A win is just a win. I know I’m in danger of getting stuck in tautology here, but put the emphasis on “a.”
Don’t get caught early in the season thinking any win is bigger than it is. It’s just a win.
There is obvious value in getting the result, especially in terms of team confidence and rankings, but as a coach the ability to clearly evaluate performance is much more important.
If you win but played poorly or just OK
Best case, the team’s confidence grows but you as the coach are analytical and clinical about the level of play. Without undoing the benefits that naturally accrue from winning you hone in on the teaching that will correct deficiencies.
As a staff no complacency sets in.
The outcome only allows you a cushion in the standings; there is no cushion in your approach or standards.
In my second season with the Carolina Courage we won our first two games without playing well. At all. But after enduring a hard first season simply getting results improved the team’s confidence and morale. As a staff we were clear eyed about where we really were with performance. We spent more time on film, on teaching, on preparation. We increased demand on the team in very specific ways.
By the third game we beat Atlanta with a Tiffany Roberts goal in legitimate fashion at home. It felt great. We were just starting, but we were now on the right track.
If you are simply relying on luck then beware the reversion to the mean phenomenon. The first two wins of the season may have just been this, the law of averages, but by the third we knew we could get this done if we recognized, a win is just a win.
We had much higher aspirations so we had to stay focused on the quality of the performance.
If you win and played well
If you win and played at a level consistent with where you should be at this point, now as a coach you have an opportunity to ratchet up demand. The team’s confidence should be high. Teams know when they have performed well.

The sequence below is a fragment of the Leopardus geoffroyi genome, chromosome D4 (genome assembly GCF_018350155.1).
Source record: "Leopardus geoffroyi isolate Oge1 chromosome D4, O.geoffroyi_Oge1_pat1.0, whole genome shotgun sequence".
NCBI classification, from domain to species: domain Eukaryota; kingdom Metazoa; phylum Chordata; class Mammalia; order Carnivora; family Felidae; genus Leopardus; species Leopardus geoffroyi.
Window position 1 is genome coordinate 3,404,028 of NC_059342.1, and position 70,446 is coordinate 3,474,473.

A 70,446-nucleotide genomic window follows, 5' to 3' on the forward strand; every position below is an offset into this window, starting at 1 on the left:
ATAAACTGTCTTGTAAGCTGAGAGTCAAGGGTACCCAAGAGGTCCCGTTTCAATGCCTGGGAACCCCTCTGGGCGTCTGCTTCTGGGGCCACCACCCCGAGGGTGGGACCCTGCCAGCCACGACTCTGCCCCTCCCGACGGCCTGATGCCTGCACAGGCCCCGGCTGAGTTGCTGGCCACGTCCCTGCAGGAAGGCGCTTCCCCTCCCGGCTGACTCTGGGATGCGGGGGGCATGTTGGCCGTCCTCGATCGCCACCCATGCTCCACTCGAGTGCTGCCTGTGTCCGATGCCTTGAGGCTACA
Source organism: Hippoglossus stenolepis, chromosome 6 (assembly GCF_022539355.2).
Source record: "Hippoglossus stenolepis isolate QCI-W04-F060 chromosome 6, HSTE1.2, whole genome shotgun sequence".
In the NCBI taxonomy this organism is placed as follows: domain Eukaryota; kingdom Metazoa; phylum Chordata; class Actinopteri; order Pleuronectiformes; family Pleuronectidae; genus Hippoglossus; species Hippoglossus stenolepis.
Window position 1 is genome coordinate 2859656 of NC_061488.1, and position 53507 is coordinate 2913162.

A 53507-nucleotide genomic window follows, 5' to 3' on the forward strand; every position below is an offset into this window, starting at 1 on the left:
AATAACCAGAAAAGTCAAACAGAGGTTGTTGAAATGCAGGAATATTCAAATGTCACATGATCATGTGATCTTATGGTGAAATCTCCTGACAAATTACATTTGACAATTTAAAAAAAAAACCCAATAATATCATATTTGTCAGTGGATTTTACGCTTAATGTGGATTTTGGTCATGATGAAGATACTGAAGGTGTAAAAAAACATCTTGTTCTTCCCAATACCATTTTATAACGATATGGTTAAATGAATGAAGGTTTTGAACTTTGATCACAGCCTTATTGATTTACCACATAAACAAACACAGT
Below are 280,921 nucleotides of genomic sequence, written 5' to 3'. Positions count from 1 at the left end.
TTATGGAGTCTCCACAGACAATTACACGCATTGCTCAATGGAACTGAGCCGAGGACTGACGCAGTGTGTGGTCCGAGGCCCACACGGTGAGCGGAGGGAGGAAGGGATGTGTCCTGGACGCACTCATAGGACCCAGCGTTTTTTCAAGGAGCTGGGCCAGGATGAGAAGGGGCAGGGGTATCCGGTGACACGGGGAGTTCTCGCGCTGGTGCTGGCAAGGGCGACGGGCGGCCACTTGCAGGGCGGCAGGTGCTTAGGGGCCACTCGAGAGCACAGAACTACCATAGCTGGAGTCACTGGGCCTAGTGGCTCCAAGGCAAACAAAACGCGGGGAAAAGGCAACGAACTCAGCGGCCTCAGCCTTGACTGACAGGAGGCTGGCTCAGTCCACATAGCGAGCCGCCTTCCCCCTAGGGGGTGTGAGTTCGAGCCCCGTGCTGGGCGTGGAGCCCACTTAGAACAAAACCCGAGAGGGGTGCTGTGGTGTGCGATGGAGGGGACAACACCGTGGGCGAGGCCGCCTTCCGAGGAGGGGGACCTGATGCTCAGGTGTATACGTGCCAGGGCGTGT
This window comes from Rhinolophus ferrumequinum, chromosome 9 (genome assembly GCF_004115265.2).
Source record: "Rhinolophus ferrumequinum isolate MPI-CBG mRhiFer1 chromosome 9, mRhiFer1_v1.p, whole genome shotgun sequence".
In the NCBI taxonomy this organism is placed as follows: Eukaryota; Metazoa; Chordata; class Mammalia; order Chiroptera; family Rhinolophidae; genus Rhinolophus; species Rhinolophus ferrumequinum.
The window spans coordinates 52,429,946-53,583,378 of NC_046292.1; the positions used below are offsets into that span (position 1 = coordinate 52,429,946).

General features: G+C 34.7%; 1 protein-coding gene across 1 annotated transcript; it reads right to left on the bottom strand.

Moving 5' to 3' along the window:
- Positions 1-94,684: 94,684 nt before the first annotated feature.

They can handle it as you show them the positives and the areas for improvement with film and in training.
This is the opportunity to tangibly show them that there is another level to get to.
In other words, this is just a start.
If you win, play well and get too caught in the moment then you might find your next result is not as positive. Even if it’s a victory. You’ll be stuck on a false peak, thinking you’ve achieved something only to see there are higher summits ahead.
Better to know that you are only partway up the mountain with each performance then to get too wrapped up in any one.
A great coach I know used to tell her team. “If you think you’re there, you ain’t.”
Watch for complacency setting in after a strong victory or series of them. Athletes or teams can think they’ve got things handled. Quality results seldom follow and excellent performances are even rarer. Complacency is an under-feared phenomenon.
All your opponents are working to get better. If you are having success you become the target. They want to beat you. The competition, the challenge, it naturally gets harder the better you are. This is no time to become complacent. You need to get better at specific tangible performance indicators.
My college coach Anson Dorrance framed his successful program around the concept that we are on an “ever ascending path higher.”
So keep in mind coach, a win is just a win.
But winning does not necessarily mean being a victor in every game. It’s not winning every game at any cost. We have to remind ourselves that it’s not just a single game that we are trying to win. It is a season and a series of seasons in which the team wins more games than it loses and each team member plays up to his potential. If you are continually developing your skills and refining your approach, then winning will be the final result.–Bill Walsh, HBR